The insurance companies soon found out it was costing more to replace the interiors of the units than it was to rebuild or replace the buildings. So in their wisdom, and a stroke of the pen, the coverages were soon adapted by the major carriers “to follow the legal documents,” and we all know how concise and unambiguous the legal documents are. Depending on how your CC&Rs were originally drawn now had a major bearing on how the association was insured and if the interior was covered. Did rebuilding the interior now become the responsibility of the homeowner merely by default? This often happened on renewal, and many association boards and managers, much less the individual homeowners, were not even aware of the new circumstances

Thus what should an association or board of directors do to assist a homeowner in acquiring the right coverage? Probably the most important thing an association board of directors can do is to review its association master policy with their broker and determine exactly how the interior is covered, if at all. If the board finds there is no coverage is in place for the interior of the units, commonly known as a “studs out” policy, the board may decide not to put the interior coverage in place or their existing insurer simply may not write that coverage or cannot endorse their policy for the coverage. In that case a contractor needs to be called (preferably one associated with ECHO) to determine what costs would be, on the average, to replace the interiors of the units from the unfinished interior walls inward.

Once this amount has been established, each homeowner needs to be informed of that amount and advised that they are responsible for the interior of their unit. Also each new purchaser should be given, as part of the initial disclosures, instructions that they are responsible for the interior of their unit and the average amount of insurance needed to protect their interest.

The obvious problem with each homeowner’s purchasing his or her own individual coverage for the interior of his or her unit is the lack of continuity of coverage from unit to unit. This brings up the question of the association’s retaining an equitable position for all homeowners. Not only will you have a variance in coverage, but also a variance in the insurance companies and the different method of payments, as well as endorsements that each company will bring to the table when it is time to repair a loss.

How would this affect the association? Two units owners sharing a common wall will be approached differently by their respective companies when a loss occurs affecting both units. Each company will bring its own set of priorities when approaching it’s homeowner’s interior repairs or replacement.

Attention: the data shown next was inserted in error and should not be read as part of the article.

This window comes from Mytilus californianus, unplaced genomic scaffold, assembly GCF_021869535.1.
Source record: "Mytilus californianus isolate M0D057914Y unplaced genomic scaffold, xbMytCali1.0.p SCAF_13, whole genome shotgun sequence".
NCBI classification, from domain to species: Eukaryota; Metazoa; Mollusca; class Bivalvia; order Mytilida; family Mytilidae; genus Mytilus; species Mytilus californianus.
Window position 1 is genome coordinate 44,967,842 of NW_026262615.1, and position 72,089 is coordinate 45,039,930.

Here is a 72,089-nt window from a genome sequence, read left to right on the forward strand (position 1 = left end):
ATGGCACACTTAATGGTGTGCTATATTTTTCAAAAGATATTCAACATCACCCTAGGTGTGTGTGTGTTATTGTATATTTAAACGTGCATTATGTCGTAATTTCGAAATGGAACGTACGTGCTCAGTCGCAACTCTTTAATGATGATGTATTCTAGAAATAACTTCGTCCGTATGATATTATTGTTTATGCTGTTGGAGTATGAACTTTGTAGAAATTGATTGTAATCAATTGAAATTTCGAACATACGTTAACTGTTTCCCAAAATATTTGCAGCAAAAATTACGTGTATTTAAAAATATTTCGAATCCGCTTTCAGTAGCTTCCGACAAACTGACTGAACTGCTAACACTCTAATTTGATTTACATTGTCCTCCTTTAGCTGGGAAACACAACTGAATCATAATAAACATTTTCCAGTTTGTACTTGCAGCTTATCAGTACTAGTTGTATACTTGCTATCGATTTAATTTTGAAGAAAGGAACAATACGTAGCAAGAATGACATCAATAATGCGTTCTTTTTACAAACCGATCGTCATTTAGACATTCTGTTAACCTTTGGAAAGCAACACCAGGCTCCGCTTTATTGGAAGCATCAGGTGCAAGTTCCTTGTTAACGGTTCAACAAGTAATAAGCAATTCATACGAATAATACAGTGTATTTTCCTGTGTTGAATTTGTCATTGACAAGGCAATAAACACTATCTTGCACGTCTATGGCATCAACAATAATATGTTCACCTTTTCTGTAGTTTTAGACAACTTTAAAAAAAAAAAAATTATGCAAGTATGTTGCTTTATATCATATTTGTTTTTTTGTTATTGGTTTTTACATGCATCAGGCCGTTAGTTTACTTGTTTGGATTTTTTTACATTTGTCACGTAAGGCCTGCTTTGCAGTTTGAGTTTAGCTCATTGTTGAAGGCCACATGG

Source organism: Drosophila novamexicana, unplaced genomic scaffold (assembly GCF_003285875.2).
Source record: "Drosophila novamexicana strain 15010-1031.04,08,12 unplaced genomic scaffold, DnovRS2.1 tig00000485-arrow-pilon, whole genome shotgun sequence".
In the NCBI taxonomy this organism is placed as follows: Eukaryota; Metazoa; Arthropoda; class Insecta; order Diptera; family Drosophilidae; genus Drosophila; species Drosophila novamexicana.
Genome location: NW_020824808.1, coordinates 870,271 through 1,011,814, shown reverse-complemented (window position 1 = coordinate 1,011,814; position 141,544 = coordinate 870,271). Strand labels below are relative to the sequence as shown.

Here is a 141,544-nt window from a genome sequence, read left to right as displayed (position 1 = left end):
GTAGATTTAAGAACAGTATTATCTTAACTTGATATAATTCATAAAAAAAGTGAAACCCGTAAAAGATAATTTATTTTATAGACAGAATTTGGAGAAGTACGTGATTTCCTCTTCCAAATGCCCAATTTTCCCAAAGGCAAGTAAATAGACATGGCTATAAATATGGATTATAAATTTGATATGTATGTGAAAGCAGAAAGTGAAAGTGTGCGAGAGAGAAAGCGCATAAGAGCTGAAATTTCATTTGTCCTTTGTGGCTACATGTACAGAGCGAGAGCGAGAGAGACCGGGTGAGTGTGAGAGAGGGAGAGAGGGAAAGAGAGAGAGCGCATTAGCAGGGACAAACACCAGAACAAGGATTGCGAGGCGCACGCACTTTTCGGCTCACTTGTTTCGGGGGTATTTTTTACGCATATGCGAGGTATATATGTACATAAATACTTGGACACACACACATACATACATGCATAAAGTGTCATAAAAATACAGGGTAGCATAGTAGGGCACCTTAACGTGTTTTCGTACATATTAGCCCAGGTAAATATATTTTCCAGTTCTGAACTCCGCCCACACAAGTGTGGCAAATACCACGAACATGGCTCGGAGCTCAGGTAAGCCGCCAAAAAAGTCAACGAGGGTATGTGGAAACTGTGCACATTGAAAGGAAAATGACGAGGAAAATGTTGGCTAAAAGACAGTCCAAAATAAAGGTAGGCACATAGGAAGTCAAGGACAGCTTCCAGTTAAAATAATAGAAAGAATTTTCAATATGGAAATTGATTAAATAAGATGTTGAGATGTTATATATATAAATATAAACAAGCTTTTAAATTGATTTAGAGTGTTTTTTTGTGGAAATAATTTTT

Boards of directors need to keep in mind that the equity of one unit affects all the units. The reason for this is simple. The sales price of one unit will affect the sales price of future units because the earlier sold unit will be considered a comparable to all the other units sold in the future.

A Solution To The Interior Coverage Dilemma

All association boards of directors should contact their insurance brokers or agents and set a meeting date so they can be fully informed about all of the master policy coverages, paying particular attention to how the policy addresses the interior coverage. Once the determination is made whether the interior of each unit is or is not covered, the board must reach a determination about how they want to address the issue. Each board should also reexamine the CC&Rs concerning the responsibility of the association and that of the unit owner.

The easiest solution to the problem would be simply to have your association’s policy endorsed to assure each unit is covered to its replacement value. This would maintain the continuity of the equitable position of the entire association. If you find that your current insurance carrier cannot assist you in doing this or just simply does not endorse their policies to include this coverage, it might benefit the association to entertain the possibilities of another company.

Purely economically speaking, if the average replacement cost of an interior of the average condominium is in the $50,000 to $75,000 range, the cost of the building coverage for each homeowner would be somewhere in the range of $200 to $500 a year. Depending on the number of units in the association, the endorsement to cover the interior of each unit for the entire association could be as low as $10.00 per year per unit. So we are talking of pure cost to each homeowner of about 5 percent to 20 percent of what they would have to pay if they purchased their interior unit coverage personally.

In the 154-unit loss mentioned earlier, the cost savings to the membership would have been a minimum of approximately $29,000 dollars. What association wouldn’t consider this coverage?

Monty Hollingsworth is a retired Farmers Insurance broker who now provides consultation services to associations and managers on association insurance matters.